Barclays proved to be a challenge, with inconsistent quality of the ice and scanty ticket sales—the season-ticket base in Brooklyn was about one-third of what the Islanders have already sold in the UBS Arena. Such troubles eventually prompted the Islanders to go back to Nassau County.
Now they’ll cross the county line again, and they’ve hit upon a sweet spot in Queens, according to Leiweke. He recently told the Wall Street Journal that the site of the new stadium next to the Belmont Park horse-racing course was a rare, large patch of dirt without rail lines and tunnels on or underfoot, which allowed the bigger footprint for the 10,000-seat lower bowl.
ASU Set for DTLA Debut
Congratulations to Arizona State University on the pending opening of its new satellite campus at the newly refurbished, ever-historic Herald Examiner building at 11th and Broadway in Downtown LA.
The center is expected to debut later this month, with programs of ASU’s Walter Cronkite School of Journalism and Herberger Institute for Design and the Arts taking up residence.
The Tempe-based school is a partner as well as the primary tenant in the building, which will also be home to the office of Dulce Vasquez, the director of strategic partnerships in ASU’s Office of University Affairs.
That’s the same Vasquez who is challenging Curren Price in next year’s election for his 9th District seat on the Los Angeles City Council, by the way.
The Herald Examiner building is a few blocks outside the boundary line of the 9th District, which includes a portion of DTLA near the Staples Center and a much larger swath of territory south of the 10 Freeway.
That could change when new district boundaries are drawn later this year, part of a once-every-10-years adjustment that’s supposed to be based on census data, among other factors.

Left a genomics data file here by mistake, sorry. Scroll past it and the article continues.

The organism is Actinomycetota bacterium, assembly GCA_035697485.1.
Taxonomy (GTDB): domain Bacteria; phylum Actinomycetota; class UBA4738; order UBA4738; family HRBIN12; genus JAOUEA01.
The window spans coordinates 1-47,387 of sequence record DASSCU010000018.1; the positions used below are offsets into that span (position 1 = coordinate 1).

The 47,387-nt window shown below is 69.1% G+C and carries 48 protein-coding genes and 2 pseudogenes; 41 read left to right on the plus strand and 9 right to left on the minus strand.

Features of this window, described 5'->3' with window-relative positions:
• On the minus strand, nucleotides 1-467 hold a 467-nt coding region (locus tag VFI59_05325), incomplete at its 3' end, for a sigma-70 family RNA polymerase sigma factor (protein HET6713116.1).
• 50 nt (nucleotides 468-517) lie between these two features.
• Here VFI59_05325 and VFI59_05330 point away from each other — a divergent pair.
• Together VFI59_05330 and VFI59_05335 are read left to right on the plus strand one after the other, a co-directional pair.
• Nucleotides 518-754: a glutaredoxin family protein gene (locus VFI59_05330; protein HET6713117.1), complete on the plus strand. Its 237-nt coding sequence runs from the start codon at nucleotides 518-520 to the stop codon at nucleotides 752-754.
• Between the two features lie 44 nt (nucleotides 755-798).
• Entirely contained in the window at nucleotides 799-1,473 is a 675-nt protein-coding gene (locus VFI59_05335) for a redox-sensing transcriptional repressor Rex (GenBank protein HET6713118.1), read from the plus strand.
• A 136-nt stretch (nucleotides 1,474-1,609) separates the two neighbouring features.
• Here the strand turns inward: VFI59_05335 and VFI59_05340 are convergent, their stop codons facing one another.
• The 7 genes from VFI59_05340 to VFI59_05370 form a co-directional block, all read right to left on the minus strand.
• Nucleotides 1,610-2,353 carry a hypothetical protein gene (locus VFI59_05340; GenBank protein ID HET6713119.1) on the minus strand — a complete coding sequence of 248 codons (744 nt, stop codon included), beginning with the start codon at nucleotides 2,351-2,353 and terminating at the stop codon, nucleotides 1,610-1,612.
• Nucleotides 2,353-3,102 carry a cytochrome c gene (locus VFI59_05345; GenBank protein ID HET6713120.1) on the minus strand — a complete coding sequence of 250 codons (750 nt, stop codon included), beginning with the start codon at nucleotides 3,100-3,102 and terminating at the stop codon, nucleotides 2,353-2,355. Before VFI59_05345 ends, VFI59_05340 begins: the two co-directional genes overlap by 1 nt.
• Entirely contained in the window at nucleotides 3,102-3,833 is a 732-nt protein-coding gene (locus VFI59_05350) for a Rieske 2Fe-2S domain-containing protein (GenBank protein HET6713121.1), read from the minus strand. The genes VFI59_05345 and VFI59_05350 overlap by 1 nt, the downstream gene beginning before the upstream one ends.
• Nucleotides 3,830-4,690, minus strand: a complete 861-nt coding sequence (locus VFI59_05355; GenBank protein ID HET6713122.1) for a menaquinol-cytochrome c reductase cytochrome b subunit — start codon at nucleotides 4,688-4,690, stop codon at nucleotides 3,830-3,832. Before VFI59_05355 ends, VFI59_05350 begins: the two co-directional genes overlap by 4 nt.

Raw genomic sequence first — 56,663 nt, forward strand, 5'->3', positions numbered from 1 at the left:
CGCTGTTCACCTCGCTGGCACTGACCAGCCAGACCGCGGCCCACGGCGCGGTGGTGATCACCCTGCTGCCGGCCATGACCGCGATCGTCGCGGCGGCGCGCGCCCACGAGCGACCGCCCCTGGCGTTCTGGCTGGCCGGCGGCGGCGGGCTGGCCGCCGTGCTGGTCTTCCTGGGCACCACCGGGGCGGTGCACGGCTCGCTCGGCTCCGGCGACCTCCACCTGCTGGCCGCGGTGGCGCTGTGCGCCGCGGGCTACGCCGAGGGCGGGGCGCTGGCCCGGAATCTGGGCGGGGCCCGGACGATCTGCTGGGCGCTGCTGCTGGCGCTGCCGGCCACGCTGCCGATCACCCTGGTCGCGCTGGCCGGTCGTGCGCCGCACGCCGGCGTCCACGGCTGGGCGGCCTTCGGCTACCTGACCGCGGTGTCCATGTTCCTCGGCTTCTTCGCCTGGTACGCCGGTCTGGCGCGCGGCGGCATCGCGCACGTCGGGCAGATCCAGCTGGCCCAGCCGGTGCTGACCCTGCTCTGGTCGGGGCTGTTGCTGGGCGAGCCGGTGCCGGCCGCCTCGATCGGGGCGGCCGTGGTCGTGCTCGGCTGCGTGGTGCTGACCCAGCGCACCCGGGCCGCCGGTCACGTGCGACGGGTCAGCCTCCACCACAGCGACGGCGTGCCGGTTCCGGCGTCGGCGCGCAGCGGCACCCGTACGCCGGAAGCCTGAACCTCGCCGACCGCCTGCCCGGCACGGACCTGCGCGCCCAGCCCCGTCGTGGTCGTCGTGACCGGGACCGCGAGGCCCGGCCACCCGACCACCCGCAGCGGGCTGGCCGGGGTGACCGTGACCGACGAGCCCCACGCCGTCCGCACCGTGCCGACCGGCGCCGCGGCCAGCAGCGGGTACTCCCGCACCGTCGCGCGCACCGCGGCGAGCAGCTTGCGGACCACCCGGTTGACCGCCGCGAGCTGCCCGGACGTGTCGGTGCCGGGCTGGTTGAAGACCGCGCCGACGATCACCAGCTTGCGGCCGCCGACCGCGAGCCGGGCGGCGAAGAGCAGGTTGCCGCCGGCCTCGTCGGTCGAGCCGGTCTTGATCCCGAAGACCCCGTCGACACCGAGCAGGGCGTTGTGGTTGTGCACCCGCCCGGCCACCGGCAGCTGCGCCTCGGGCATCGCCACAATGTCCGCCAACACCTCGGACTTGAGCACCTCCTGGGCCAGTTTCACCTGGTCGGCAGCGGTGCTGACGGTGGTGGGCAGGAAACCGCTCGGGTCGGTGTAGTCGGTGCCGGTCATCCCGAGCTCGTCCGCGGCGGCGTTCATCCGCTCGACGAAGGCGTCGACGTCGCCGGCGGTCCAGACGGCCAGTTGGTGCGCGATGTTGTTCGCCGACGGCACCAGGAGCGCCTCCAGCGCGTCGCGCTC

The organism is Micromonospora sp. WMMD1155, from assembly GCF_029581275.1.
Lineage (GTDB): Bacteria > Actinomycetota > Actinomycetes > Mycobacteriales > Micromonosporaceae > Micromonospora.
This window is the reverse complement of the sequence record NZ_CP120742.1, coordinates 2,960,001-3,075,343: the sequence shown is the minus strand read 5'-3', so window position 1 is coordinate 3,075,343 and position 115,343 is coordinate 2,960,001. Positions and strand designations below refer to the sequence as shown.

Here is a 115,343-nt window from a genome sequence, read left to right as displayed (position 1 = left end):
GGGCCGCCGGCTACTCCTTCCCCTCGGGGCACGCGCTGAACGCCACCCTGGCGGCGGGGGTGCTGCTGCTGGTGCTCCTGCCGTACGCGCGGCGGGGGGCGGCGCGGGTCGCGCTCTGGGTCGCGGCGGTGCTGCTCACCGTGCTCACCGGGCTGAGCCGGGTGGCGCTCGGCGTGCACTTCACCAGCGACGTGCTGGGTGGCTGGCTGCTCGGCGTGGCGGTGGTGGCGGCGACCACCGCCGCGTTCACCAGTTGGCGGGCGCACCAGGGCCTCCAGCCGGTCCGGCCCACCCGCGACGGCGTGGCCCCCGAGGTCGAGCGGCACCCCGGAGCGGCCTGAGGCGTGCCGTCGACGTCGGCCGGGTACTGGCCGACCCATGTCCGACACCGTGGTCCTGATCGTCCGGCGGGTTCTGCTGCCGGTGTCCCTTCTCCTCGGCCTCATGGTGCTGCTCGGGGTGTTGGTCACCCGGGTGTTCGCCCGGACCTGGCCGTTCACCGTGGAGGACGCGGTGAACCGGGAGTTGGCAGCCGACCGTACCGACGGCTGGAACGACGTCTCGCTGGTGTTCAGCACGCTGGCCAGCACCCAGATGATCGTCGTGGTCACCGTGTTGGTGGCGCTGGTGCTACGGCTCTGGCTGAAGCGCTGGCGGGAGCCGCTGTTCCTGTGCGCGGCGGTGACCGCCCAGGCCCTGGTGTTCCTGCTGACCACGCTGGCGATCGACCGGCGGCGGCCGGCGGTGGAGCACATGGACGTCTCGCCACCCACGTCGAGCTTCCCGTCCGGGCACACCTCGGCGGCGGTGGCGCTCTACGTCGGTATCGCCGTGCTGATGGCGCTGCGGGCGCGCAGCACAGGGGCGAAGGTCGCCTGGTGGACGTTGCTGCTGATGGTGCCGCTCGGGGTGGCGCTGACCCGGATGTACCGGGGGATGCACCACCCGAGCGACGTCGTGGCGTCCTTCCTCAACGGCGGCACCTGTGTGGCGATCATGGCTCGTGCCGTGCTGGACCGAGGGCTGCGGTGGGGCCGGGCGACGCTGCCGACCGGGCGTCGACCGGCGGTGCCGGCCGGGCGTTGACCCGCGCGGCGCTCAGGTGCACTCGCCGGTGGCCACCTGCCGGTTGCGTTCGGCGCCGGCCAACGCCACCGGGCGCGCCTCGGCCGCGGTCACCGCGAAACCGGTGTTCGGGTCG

Stint in NYC for Zocalo Boss, LA Times Managing Editor
Zocalo Public Square, a “knowledge enterprise of ASU,” also will call the Herald Examiner building home.
But you’ll soon have to look east for Moira Shourie, executive director of the nonprofit. Shourie is headed to the Columbia School of Journalism in NYC for an upcoming term as one of 20 Sulzberger Executive Leadership Program Fellows. The cohort will spend about five months “focused on innovation and experiential learning to launch, accelerate and implement a strategic project that is central to the mission of their organization.”
Kudos to Shourie and to Kimi Yoshino, a managing editor of the LA Times, also named as a Sulzberger Fellow.
Street-Corner Irony in Dulled-Down Echo Park
Hipsters tend to favor irony.
They don’t always recognize it, though.
The irony of hip can be spotted at the intersection of Glendale Boulevard and Montana Avenue in Echo Park—a bastion of gentrification.
A KFC has yielded to Starbucks on the northeast corner, and an old-school SoCal drive-thru “dairy” has been leveled into a parking lot to the northwest. The same goes for an old house that had been on the southeast corner. A storefront evangelical church that once filled the air with tambourine-backed songs of joy from the southwest corner is now a tattoo parlor—or is that called a “body art salon” in Echo Park these days?
There is a donut shop hanging in there next to the tattoo joint.
All told, the intersection looks a bit tidier than it did a few years back, I suppose.
But it’s only about 25% as interesting as it used to be.
Tiny Homes, Big Problem
A short walk from the dulled-down intersection of Glendale & Montana will bring you to a “Tiny Home Village” on Alvarado Street that bears the name of Mitch O’Farrell. The local representative on the LA City Council is using your tax money and mine for his brand advertising.
I’m not sure what sort of brand he’s building.
I can tell you that the “tiny home village” might satisfy some deep-seated hipster sense of design, but there’s something fundamentally wrong with this idea. This sort of concentration—with two residents intended for each of the 8-foot-by-8-foot sheds arranged cheek-by-jowl on the lot—is what happens when corruption siphons off money that is supposed to go toward building real housing.
Maybe that’s why the city added plastic strips to block the view through the chain-link fence and locked gates that surround the “village.”
Credit Angel City Brewery for putting an artistic edge on the Arts District with its brickwork on the southeast corner of 2nd and Alameda streets.